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That these olive branches failed to keep the church involved will deprive the Scouts of perhaps almost 20 percent of their members. Some Mormon boys might participate on their own. But it will not occur to many others who, like me, initially entered the program because everyone else at church was participating. Growing up Mormon, you are constantly surrounded by other Mormons. Stephen Stromberg is a Washington Post editorial writer.

He specializes in U. Legal Notices Obituaries Jobs. Tuesday, June 25, Sign In. Sign Out. Twenty-three original, Boy Scout-themed Norman Rockwell paintings were on display in Salt Lake City to celebrate the year relationship between Scouting and the Mormon church. An announcement Tuesday night, May 8, , by The Church of Jesus Christ of Latter-day Saints and Boy Scouts will mark an end to close relationship that lasted more than a century built on their shared values.

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The religion will move its remaining boys into its own scouting-type program. Who did MacKenzie Lueck meet? Salt Lake City police ask key person in this baffling missing person c. Commentary: Good journalism is gasping for air. Letter: There but for the grace of God. Lawsuit claims Utah hotel exploited immigrants. It read: [Read more…]. She is a talk producer at community radio station WORT Given the heightened sense of generational divide in America right now, thanks in no small part to deepening political polarization and an ongoing series of culture wars run amok, research like this is vital for the health of our communities.

Lona Gynt is a friend of BCC. Jessica is not her real name, but this can get confusing since she does not consider her legal birth name to be her real name either.

I met Jessica through my friend Sophia. Like me, Sophia is a transgender woman, but we do have some key differences. I am a lifelong Latter-day Saint.

Story of the First Vision

I have not openly transitioned socially to a female role, even though I have been treated with female hormones for many years to medically transition my body to match my internal identity and to combat overpowering gender dysphoria. Sophia lives in Europe, she is not Latter-day Saint, she has transitioned medically and socially to the female gender.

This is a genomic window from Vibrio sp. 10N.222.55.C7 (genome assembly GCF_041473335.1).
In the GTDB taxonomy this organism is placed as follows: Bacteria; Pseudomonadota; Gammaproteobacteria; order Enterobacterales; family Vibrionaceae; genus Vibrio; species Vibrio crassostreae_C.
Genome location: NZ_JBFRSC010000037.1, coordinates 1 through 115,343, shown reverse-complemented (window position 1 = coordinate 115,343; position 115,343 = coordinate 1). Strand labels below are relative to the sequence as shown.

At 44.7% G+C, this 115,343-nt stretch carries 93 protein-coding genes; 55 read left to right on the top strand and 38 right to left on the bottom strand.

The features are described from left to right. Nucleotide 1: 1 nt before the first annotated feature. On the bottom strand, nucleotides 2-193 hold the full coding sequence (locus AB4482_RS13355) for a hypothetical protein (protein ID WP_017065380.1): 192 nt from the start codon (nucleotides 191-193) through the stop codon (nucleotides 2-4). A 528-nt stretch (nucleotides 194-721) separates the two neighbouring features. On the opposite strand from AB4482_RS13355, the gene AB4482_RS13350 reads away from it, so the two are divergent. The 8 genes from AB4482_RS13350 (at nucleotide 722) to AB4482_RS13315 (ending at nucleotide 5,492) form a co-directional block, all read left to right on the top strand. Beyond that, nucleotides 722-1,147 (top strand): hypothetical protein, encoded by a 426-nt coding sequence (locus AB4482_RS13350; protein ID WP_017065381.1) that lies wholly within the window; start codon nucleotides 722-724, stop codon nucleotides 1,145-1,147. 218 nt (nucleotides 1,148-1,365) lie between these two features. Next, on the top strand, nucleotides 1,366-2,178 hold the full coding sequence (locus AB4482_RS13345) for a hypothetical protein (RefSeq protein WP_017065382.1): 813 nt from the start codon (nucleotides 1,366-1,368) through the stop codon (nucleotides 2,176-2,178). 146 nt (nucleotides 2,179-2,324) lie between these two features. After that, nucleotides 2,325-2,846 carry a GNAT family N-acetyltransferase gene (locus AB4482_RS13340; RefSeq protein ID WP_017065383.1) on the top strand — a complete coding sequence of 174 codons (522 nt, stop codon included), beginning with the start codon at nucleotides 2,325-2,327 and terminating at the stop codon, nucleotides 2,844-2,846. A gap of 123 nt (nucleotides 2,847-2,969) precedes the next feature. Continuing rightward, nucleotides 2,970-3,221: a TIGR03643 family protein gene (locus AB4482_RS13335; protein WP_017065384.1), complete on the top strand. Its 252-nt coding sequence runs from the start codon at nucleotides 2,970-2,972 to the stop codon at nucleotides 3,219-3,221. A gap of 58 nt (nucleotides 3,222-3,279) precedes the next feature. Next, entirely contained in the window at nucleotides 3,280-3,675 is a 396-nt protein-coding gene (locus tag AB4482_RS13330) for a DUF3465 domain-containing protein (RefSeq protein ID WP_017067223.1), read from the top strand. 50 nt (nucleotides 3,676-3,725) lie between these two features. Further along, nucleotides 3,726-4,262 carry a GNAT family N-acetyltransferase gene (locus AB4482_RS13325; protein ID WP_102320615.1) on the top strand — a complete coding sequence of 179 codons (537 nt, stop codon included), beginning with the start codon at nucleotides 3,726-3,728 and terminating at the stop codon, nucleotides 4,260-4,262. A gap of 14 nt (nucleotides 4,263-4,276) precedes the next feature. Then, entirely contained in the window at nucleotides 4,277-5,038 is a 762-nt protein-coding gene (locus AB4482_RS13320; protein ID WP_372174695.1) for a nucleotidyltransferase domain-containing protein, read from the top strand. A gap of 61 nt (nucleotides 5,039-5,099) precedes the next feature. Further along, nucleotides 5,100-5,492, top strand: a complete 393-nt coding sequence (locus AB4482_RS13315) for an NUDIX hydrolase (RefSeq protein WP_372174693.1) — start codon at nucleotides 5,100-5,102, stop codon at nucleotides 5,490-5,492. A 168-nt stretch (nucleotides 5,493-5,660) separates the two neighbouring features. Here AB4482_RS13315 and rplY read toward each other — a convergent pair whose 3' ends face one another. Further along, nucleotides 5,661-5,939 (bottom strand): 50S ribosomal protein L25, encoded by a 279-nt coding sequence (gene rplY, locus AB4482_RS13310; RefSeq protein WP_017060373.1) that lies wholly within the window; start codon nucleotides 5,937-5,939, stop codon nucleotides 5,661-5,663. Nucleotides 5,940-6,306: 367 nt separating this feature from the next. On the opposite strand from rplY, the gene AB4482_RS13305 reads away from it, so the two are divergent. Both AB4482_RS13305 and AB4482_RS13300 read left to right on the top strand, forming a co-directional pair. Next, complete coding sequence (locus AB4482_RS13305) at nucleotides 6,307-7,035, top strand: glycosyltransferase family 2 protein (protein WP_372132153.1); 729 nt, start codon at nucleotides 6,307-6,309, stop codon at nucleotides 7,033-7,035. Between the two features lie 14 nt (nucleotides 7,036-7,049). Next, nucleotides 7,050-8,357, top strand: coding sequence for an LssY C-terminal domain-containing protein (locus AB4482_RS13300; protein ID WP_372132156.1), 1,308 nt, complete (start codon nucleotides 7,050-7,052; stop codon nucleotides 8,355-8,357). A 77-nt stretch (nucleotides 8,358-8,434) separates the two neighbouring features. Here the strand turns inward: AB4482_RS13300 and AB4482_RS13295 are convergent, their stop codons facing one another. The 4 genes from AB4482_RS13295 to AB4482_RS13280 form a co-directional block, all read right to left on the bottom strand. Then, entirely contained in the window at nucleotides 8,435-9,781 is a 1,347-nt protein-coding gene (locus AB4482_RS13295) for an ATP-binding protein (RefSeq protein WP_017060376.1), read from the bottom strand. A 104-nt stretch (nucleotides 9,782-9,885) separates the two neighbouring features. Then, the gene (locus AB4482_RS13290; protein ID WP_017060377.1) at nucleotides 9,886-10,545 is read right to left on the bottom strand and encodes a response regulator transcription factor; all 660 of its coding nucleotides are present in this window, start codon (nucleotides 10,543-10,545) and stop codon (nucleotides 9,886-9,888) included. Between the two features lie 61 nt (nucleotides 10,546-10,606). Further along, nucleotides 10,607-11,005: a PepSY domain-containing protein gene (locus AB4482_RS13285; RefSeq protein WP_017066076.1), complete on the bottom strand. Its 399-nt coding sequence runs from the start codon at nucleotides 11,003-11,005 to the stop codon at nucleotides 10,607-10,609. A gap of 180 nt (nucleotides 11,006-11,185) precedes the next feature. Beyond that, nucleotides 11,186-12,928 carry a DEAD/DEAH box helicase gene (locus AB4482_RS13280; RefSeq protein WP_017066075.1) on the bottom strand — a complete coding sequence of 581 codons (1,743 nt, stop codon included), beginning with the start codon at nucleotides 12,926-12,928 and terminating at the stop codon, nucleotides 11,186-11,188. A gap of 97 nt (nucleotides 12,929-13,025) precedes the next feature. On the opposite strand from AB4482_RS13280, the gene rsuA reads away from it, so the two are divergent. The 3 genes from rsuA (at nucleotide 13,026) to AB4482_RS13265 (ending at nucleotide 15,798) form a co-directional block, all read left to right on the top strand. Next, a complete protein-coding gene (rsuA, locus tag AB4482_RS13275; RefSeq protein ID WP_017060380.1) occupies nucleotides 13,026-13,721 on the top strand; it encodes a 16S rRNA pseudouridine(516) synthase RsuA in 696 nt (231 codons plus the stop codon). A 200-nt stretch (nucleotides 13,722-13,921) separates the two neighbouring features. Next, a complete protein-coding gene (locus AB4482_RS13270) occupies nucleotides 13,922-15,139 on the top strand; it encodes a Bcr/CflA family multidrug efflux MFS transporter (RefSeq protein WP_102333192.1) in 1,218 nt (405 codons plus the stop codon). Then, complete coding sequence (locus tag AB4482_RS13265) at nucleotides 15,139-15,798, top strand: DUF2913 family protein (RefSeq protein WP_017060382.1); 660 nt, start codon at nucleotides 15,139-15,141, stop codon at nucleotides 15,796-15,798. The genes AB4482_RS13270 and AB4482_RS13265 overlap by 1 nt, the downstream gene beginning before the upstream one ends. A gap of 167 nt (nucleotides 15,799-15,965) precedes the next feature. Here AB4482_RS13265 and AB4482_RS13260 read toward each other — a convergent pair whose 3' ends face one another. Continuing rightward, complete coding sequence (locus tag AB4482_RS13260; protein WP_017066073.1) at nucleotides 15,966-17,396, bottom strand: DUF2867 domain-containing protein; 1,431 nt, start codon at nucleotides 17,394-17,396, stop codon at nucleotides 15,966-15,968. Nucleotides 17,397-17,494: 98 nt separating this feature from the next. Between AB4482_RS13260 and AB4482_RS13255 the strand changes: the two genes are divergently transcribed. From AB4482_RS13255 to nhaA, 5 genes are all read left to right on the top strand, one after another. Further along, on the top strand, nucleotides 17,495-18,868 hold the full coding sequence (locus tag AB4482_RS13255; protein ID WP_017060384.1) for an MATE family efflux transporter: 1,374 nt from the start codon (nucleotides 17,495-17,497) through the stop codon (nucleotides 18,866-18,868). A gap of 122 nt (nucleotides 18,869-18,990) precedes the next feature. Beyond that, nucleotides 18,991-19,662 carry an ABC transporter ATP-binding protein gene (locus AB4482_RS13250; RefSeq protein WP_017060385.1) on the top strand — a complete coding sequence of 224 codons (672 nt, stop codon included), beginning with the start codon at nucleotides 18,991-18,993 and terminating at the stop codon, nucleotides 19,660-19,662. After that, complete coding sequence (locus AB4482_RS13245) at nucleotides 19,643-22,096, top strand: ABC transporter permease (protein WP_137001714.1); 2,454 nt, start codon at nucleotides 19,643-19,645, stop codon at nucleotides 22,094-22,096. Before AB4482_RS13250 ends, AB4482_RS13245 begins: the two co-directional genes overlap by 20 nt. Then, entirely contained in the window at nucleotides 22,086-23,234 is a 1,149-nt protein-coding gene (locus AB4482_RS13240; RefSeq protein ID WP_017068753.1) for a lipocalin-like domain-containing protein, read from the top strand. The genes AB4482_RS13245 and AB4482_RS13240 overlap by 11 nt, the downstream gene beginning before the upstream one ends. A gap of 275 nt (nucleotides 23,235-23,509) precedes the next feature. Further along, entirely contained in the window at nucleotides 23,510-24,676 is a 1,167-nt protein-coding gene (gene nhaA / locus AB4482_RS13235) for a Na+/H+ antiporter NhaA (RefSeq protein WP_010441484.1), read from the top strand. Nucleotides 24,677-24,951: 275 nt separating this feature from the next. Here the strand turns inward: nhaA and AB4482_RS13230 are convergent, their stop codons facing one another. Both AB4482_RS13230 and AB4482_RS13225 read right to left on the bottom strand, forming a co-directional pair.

She is a compassionate and empathetic person, so I paid attention when she wrote me the following:. These chapters deal with the consummation of the ministry of Jesus: his suffering, crucifixion, and atoning death on the cross. It is easy in retrospect to valorize persecution and condemn persecutors: many religious groups the Saints included do this cultural work. Witness how the Church today remembers the arrest and imprisonment of Joseph Smith in Missouri, absolving him from any wrongdoing and attributing to him only righteous anger and noble sentiments. But how might we react today should the president of the church, say, storm into the Capitol Building in Washington DC, vandalize and destroy it, and be arrested and tried for treason?

How comfortable are we with a truly countercultural faith; one which would undermine those embedded assumptions that nearly all Americans take for granted: the comforts of our wealth and leisure, our fixation on our consumer-driven lifestyles, our shared devotion to meritocracy? How many of us would, like Peter, James, and John do in the Gospel of Mark, willingly give up our incomes and jobs and homes and begin to live as roaming, wandering preachers, if Jesus asked us to? To what extent do we see Jesus in the homeless, the poor, the oppressed, and are we really ready to do what it takes to be with them and stand with them?

Indeed, the Jews were expecting the Messiah to offer political liberation from the Romans, because their scripture and tradition and expectations had taught them to. They were comfortable with a faith which conformed to their cultural expectations, and so, very often, are we. How does Jesus challenge the ways in which we are blind to the kingdom of justice, mercy, and redemption that he calls us to?